Frank Lloyd Wright built the Robie House in an era where the Internet did not yet exist and travelling was still a true adventure. During an excursion through Robie House, a guide told me that after the house was finished and inhabited, Frank Lloyd would often visit to make sure that the furniture hadn’t been moved. He had designed the house, including the furniture, on the basis of his own ideals of how to optimally live in the space. Ikea’s slogan, are you just living or are you alive (woon je nog of leef je al, translated from Dutch), might very well have originated here. In light of the social relations and available knowledge of his time, F.L. showed an incredible, arguably dictatorial, commitment that surpassed the responsibility of designing a house. F.L. developed an entire concept and assumed responsibility over the lives of the inhabitants by being the director, as it were, of their domestic space.
A hundred years later, the Robie House is a museum and the status of the architect has shrivelled to a consumer of projects. Projects that comprise of little more than designing the money flow controlled by banks, insurance companies and project developers. During these hundred years, capitalism underwent a transformation that is reflected in the profession of the architect. The last decades of the previous century saw modern social capitalism exchanged for a predatory capitalism that, within current globalisation, is developing into brutal indulgence capitalism. McDonalds is recycling, Shell makes use of clean energy, and the Rabobank is sustainable? On paper, global problems like climate change are being braved with technological marvels. If we were to combine all the energy networks of the world or connect wind turbines in the North Sea to solar panels in the Sahara, we would have constant access to energy produced by the sun, wind, or water. Or, if we stack pigs in high-rise buildings, they could always roam free.
Of course, these plans still need to be conceived of, designed, and developed, but that should be allowed in today’s polluted conditions. A better world begins tomorrow.
Frank Lloyd Wright also had grand ideas. Broadacre City, for example, was the manifestation of his vision of a society where individual happiness was found in and around the yard. Technology was subject to this form of social living. What is most fascinating about this is not the technological aspect, that’s merely development done by engineers. What is particularly admirable is the engagement with which he applied his ideas in daily life. Moving around furniture in a house where the inhabitants have long moved in, can you imagine? In my thoughts, I can see Frank Lloyd walking past Broadacre City’s vegetable garden with a hoe, a straw hat on his head, pushing a wheelbarrow before him, checking all around to make sure there aren’t any weeds growing among the potatoes, that the beanstalks are neatly lined up, and that the chickens are clucking about happily.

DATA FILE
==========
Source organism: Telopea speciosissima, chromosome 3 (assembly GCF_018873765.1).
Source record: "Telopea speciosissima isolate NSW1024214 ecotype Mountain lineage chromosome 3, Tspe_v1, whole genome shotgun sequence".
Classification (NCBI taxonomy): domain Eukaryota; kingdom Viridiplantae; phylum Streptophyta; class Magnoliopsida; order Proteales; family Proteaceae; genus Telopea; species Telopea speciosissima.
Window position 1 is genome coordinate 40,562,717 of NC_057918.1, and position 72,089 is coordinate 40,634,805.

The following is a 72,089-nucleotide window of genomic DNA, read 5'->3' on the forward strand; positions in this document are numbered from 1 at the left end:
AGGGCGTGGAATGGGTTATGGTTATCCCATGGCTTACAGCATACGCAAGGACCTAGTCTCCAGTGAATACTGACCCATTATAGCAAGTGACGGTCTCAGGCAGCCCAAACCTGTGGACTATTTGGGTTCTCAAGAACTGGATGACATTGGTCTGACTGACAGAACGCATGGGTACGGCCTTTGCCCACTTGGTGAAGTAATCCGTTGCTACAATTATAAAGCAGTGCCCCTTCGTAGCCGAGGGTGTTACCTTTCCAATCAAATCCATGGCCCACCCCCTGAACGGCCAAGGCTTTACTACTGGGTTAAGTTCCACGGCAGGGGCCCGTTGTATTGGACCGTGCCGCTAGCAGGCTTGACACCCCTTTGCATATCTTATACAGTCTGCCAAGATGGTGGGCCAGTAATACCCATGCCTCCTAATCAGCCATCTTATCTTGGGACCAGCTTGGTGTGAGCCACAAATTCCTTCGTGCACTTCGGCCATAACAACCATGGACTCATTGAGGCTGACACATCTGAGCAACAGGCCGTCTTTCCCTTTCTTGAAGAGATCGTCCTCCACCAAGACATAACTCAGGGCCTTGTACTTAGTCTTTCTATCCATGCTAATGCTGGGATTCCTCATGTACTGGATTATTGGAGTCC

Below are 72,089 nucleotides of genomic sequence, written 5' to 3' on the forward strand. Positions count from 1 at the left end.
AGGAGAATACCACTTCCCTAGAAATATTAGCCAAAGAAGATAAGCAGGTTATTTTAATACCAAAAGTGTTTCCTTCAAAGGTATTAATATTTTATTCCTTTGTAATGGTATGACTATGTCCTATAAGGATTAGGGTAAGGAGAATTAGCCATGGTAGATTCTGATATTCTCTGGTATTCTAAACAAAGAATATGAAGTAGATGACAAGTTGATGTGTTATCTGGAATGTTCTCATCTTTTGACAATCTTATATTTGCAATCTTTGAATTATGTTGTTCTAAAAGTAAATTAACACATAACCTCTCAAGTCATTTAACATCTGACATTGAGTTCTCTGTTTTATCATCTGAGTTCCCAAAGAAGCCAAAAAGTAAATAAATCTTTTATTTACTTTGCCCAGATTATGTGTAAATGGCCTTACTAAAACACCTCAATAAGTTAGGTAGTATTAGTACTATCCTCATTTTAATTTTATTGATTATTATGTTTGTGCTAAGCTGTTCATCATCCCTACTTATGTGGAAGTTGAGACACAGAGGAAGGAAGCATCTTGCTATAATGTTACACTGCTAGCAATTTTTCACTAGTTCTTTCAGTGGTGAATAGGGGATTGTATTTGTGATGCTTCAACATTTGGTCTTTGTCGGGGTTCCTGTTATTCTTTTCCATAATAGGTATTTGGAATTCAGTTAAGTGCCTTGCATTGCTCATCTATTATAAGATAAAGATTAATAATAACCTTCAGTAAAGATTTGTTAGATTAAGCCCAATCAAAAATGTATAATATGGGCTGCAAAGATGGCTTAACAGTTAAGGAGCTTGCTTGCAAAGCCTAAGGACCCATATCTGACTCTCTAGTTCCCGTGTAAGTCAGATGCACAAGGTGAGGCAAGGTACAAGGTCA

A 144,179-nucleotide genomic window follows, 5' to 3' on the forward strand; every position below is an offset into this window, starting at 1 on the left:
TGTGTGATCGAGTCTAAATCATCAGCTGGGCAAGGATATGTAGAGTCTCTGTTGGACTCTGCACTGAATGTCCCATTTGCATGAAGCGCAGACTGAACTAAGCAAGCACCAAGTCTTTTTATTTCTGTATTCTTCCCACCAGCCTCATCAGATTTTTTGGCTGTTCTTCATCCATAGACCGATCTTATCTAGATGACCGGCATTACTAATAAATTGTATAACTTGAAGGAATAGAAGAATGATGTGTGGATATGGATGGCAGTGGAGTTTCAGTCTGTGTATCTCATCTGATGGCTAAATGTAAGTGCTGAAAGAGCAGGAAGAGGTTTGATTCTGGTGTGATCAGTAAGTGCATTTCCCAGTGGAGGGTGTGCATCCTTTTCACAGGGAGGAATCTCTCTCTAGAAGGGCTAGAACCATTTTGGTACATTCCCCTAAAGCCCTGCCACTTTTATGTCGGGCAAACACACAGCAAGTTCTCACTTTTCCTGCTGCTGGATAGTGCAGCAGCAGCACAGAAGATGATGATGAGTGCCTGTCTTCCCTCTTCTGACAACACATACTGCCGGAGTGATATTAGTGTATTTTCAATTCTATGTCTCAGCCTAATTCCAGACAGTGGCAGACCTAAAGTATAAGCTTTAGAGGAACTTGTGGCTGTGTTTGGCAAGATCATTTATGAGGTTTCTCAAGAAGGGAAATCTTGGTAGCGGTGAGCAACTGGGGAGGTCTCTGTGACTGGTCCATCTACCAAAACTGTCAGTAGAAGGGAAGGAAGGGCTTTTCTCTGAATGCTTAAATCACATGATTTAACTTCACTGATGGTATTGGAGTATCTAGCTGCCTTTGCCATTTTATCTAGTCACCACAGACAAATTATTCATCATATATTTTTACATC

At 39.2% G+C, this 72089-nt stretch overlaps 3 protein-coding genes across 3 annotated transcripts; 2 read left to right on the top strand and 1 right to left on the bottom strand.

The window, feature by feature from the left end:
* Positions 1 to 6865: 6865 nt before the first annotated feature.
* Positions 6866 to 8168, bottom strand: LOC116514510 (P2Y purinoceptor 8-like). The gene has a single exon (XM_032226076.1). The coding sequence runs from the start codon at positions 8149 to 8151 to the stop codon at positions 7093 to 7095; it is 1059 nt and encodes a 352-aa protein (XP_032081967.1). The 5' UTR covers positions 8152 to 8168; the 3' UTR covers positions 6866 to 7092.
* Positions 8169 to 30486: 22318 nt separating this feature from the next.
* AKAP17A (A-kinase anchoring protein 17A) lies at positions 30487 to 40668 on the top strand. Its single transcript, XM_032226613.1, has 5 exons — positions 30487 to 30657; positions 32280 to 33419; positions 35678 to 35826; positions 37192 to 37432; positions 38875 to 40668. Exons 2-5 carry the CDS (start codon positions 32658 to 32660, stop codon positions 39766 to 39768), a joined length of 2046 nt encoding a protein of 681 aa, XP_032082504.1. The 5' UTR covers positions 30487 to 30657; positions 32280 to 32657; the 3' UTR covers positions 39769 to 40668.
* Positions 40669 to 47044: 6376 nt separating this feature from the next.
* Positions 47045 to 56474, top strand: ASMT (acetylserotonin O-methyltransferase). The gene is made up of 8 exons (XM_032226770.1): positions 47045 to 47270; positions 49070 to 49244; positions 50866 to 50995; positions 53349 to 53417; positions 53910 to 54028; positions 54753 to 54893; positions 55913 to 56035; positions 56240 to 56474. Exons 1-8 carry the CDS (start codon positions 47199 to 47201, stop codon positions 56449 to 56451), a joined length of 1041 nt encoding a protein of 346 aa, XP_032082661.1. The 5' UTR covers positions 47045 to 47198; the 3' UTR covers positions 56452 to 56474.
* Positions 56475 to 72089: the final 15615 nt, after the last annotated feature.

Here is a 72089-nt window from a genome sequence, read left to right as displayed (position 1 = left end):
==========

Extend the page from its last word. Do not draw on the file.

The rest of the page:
What does this sort of engagement entail today? Rem Koolhaas sailing over the North Sea to turn the turbines himself to face the wind, or a Winy Maas feeding pigs on the 27th floor of pig city? These images don’t quite conjure the same romantic engagement as a hundred years ago. Nowadays, all global injustice is uncovered with a click of the mouse, rendering all form of engagement implicitly insufficient. We should also check building sites for slave labour or child labour, for working conditions, the building materials for how they’re produced and their origins, the waste, the air quality, the food, the money flow etc. It’s an impossible task that the current management society would rather “outsource” to external experts. As a result, even our responsibilities have become commodities. In order to reach a new Utopia, the architect must, as an independent thinker, free himself from the prison that he has locked himself in as a consumer.
An independently thinking architect takes responsibilities himself; an independently thinking architect practices insourcing. The “Moral Balance Sheet” is an experiment to apply the wide definition of prosperity to the architect’s practice, an experiment to locate one’s own responsibility and to take it. A Ton Matton, who produces his own energy, wears second hand clothing, slaughters his own chicken, and plants a tree himself. The tree is a beech tree, planted on my yard. This tree absorbs more carbon dioxide than is needed to write this article. But for every Google search, the same amount of energy is used as for a car to drive 400 meters. Should we wait around to see how many hits there will be and how long that tree will have to grow for it?